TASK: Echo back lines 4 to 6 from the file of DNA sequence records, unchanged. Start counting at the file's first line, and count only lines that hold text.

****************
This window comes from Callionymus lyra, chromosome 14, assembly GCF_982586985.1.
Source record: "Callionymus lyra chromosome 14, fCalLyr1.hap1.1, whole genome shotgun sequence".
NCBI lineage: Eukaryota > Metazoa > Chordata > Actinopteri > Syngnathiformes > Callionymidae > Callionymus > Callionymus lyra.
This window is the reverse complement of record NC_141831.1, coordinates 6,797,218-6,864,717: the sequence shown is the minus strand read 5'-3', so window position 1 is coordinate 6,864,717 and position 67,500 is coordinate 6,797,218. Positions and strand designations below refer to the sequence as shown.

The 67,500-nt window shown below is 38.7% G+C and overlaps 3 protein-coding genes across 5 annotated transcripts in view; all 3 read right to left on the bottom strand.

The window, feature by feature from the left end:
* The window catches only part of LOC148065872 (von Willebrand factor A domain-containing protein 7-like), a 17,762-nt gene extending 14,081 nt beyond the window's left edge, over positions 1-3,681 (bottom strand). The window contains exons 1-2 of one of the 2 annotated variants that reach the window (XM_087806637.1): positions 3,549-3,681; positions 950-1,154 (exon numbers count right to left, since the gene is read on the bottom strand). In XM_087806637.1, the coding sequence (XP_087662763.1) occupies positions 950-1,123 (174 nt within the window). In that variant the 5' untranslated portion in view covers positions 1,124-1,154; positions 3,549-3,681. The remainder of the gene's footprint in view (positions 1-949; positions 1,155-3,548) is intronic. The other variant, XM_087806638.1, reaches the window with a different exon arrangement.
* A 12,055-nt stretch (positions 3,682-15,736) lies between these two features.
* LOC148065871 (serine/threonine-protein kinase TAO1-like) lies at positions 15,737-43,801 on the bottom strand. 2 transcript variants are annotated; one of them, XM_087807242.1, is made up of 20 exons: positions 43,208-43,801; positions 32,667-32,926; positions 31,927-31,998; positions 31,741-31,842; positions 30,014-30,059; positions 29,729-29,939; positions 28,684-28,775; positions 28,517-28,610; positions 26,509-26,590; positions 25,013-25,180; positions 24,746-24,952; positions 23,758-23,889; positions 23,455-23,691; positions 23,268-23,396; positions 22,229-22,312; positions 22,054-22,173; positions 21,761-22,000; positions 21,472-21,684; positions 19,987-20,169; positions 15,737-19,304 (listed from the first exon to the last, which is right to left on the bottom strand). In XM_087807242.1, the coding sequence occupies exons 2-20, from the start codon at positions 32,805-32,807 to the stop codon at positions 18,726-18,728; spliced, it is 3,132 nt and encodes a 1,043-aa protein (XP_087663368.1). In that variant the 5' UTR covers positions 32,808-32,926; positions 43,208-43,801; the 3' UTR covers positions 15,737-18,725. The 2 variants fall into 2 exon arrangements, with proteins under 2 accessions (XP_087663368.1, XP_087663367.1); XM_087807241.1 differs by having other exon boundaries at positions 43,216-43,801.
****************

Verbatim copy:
This window is the reverse complement of record NC_141831.1, coordinates 6,797,218-6,864,717: the sequence shown is the minus strand read 5'-3', so window position 1 is coordinate 6,864,717 and position 67,500 is coordinate 6,797,218. Positions and strand designations below refer to the sequence as shown.

The 67,500-nt window shown below is 38.7% G+C and overlaps 3 protein-coding genes across 5 annotated transcripts in view; all 3 read right to left on the bottom strand.

The window, feature by feature from the left end: